The biblical teaching on Christian salvation indicates a three-dimensional perspective, including salvation, sanctification, and glorification. In Eph. 2:8, Paul writes, “For by grace you have been saved through faith.” Salvation is understood as a past event or dealing with the penalty of sin, indicating a completed action.
In Cor. 1:18, however, Paul says, “but to us who are being saved.” The clear emphasis is on salvation present known as “sanctification” in which believers are “being saved,” a present ongoing process, dealing with the power of sin that will not be completed until the end.
The idea of final salvation or “glorification” is suggested in Rom. 5:9, where Paul states, “we shall be saved.” Paul is clear about the future dimension of salvation when believers will be delivered from God’s wrath and the presence of sin.
Salvation is both an event and a process in which people are brought into a right relationship with God. Consider the following illustration. Suppose a person intends to drive from Woodlands to Sentosa. As he drives across the causeway, linking Johor Bahru and Singapore, he realises that he is driving toward the wrong direction. He recognises his error, gets off the highway, and turns the car around.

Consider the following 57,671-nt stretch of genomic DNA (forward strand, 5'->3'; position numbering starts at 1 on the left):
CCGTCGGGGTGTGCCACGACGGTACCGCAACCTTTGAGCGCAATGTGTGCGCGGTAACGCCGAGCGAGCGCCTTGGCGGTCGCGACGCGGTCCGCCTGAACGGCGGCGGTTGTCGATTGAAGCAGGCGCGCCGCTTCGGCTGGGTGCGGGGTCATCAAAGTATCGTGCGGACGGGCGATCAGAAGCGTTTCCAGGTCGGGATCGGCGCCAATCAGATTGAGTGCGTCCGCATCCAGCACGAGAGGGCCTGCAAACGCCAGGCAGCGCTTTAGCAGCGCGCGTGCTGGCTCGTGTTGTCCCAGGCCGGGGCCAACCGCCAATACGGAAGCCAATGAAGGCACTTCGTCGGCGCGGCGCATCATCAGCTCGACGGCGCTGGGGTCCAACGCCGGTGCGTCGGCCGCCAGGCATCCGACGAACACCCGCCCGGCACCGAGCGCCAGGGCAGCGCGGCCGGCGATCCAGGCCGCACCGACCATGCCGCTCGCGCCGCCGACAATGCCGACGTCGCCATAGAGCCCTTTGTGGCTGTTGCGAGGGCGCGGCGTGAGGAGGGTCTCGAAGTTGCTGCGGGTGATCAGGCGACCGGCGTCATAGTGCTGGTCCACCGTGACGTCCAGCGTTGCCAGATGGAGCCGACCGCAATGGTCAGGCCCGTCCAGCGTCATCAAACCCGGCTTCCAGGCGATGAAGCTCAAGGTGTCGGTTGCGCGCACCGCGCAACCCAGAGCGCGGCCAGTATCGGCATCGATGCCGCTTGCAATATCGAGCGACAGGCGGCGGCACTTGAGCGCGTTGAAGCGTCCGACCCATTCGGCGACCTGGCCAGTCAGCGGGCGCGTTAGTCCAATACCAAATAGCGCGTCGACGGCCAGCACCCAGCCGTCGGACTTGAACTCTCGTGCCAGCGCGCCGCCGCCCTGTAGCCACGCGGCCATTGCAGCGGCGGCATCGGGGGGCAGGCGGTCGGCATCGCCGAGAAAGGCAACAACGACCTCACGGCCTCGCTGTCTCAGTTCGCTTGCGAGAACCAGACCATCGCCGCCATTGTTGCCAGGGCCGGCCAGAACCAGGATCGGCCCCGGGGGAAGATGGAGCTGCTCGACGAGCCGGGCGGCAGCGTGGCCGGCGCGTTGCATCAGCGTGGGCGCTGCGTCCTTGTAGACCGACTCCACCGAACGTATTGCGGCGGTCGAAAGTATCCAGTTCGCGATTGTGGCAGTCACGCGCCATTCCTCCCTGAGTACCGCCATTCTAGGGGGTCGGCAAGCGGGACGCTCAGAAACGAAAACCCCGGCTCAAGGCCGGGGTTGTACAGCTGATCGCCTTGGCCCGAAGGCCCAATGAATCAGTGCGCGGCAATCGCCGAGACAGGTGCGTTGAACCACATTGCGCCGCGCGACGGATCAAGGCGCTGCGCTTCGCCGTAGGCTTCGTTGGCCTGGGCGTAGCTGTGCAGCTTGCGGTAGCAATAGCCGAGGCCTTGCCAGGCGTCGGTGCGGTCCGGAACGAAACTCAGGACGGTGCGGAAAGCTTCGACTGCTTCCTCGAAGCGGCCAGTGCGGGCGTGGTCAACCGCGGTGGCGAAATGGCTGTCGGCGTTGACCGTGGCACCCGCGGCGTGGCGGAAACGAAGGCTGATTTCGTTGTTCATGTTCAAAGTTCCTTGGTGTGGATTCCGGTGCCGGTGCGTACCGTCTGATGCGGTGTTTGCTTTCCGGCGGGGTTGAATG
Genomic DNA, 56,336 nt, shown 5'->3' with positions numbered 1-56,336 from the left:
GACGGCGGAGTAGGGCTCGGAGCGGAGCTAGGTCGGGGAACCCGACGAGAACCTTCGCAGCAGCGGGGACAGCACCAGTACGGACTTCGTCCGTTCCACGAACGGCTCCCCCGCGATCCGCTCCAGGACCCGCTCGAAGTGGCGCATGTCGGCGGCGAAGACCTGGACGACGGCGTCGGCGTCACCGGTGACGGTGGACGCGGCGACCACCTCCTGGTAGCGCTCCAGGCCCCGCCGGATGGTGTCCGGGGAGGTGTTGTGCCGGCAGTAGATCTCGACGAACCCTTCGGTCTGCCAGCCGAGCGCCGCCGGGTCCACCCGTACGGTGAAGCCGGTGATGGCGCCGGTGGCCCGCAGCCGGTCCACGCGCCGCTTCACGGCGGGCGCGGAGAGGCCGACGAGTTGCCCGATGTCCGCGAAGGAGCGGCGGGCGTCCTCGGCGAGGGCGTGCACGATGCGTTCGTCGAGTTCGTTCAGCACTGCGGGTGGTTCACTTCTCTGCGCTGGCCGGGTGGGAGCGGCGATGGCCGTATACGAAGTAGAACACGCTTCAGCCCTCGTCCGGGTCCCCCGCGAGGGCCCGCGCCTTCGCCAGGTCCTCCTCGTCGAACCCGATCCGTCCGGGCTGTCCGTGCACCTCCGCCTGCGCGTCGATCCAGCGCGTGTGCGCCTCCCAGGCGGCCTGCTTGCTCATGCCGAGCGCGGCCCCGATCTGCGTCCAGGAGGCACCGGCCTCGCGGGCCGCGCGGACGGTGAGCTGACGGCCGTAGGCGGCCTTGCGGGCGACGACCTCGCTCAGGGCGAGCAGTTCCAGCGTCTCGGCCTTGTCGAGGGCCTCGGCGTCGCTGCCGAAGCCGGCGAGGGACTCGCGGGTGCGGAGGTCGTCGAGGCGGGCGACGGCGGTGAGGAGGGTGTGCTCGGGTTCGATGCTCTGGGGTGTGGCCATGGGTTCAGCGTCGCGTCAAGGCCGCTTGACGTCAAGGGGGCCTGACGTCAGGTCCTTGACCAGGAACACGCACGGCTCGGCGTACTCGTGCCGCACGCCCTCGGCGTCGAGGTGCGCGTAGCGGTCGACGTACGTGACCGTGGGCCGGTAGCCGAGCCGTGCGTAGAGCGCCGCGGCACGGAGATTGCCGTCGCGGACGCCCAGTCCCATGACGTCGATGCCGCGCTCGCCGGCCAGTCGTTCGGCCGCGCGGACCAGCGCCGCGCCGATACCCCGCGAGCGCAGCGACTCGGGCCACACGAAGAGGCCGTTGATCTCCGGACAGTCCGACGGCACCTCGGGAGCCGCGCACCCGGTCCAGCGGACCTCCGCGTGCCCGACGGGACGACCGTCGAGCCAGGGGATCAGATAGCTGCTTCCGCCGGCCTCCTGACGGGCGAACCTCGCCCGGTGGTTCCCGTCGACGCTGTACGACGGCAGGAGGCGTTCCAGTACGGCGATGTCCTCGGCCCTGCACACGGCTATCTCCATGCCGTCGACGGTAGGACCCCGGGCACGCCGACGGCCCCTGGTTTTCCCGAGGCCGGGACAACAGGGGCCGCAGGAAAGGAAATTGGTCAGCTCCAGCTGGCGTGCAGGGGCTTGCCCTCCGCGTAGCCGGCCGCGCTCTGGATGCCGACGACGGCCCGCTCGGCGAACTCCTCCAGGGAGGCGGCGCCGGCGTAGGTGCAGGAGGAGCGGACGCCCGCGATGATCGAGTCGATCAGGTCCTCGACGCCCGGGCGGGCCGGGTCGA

This scenario illustrates several key points. One, there is recognition of error. Two, action is also taken to turn the car around. These two elements, though significant, do not encompass the full understanding of salvation. There is still one crucial element missing; the driver still needs to arrive at the destination.
Thus, a change of mind or an act of turning is not enough. Repentance represents the beginning point of one’s spiritual journey. The process of getting to the destination (sanctification) and actually arriving at the destination (glorification) are necessary. Salvation is both point and process, as well as past, present, and future realities.